Thursday, 30 August 2012

Square Enix Launched Core Online Cloud Gaming Service

Square Enix launched a cloud gaming service named Core Online. The service is currently in beta. The difference to a service like OnLive that streams video of your gameplay is that with Core Online the actual game data is buffered on your PC, so you still need modern PC hardware to play the PC games that Square Enix provides. The service was developed by Copenhagen, Demnark based Hapti.co studio, a wholly owned Square Enix Group subsidiary.



Titles available at launch include Hitman: Blood Money, from the famed Hitman franchise, and Mini Ninjas. Lara Croft and the Guardian of Light, the award-winning title announced in collaboration with Google at their Google IO event in June 2012, will launch at Core Online in October. Also under development for Core Online is Tomb Raider: Underworld, from the famed Tomb Raider series, and Gyromancer, the first title available on the service from Square Enix Japan. Further titles from Square Enix’s worldwide lineup of content are intended to be made available within the next year. Apart from Gyromancer, all these games are already a part of the OnLive games catalog, as Square Enix is a big supporter of OnLive.



"Square Enix is at the forefront of experimentation of new business and services models in the game industry," said Yoichi Wada, chief executive officer of Square Enix Holdings. "Through our Core Online technology service, users can access our content easily through the browser."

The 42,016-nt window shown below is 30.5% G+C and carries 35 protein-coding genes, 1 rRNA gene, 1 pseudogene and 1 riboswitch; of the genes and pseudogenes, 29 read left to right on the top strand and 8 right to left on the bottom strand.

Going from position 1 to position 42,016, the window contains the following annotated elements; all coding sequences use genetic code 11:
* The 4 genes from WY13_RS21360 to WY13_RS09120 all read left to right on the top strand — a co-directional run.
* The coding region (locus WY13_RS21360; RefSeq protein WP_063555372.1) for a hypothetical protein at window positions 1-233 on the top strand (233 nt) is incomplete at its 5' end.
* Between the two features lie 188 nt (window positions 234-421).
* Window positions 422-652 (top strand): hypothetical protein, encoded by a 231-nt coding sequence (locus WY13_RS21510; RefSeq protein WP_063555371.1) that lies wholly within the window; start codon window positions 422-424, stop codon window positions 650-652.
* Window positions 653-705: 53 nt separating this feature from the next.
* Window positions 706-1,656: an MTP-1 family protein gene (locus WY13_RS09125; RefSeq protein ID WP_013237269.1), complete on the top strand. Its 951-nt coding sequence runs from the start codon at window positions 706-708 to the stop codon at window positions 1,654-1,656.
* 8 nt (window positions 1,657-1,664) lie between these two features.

Wada said that the team at Hapti.co studio started developing a browser-based plug-in for Windows games in 2011. They called the technology the Square Enix Secure Launcher. “From there, Hapti.co was quietly experimenting with the technology and created a service around the plug-in, as well as the efforts of our Native Client work with Google, to bring our games to the consumer in a friendly and flexible way,” Wada added. “That began with Mini Ninjas in March 2012. We’re now ready to take the next step and spread the word about the service to our fans as we evolve the content selection and business models.”

Wada is being careful not to hype the business opportunity yet. He said, “We’re in an early phase where we are understanding consumer’s interest and preferred payment models. The browser allows us to present content in unique ways; users can now play high-definition games instantly, on any supported PC, starting and stopping where and when they wish. This is a new frontier for us, and we’re absorbing significant knowledge as we take the lead and grow the service.”

Games on Core Online are made available via a combination of Google and Square Enix's proprietary technology, which allows for support of Chrome, Firefox and Internet Explorer web browsers. The technology combines Google’s Native Client (NaCl) platform that allows a web page to tap a computer’s 3D graphics hardware to render games inside the web page in Chrome. It also takes advantage of Square Enix's own proprietary technology to extend Core Online to both the Firefox and Internet Explorer web browsers.

David Guldbrandsen, the managing director of Hapti.co studios, said that Core Online is using Google’s Native Client technology as well as other enhancements. Mini Ninjas is already available on the Chrome Web Store as a featured app with 3D graphics. The Square Enix Secure Launcher extends the 3D technology so that it can run in Internet Explorer and Firefox. It uses Microsoft’s ActiveX for Internet Explorer and Mozilla’s NAPI (Netscape Application Programming Interface) technology for other browsers. The technology is similar to Adobe’s Flash or Unity Technologies’ 3D browser plug-in, which you download once.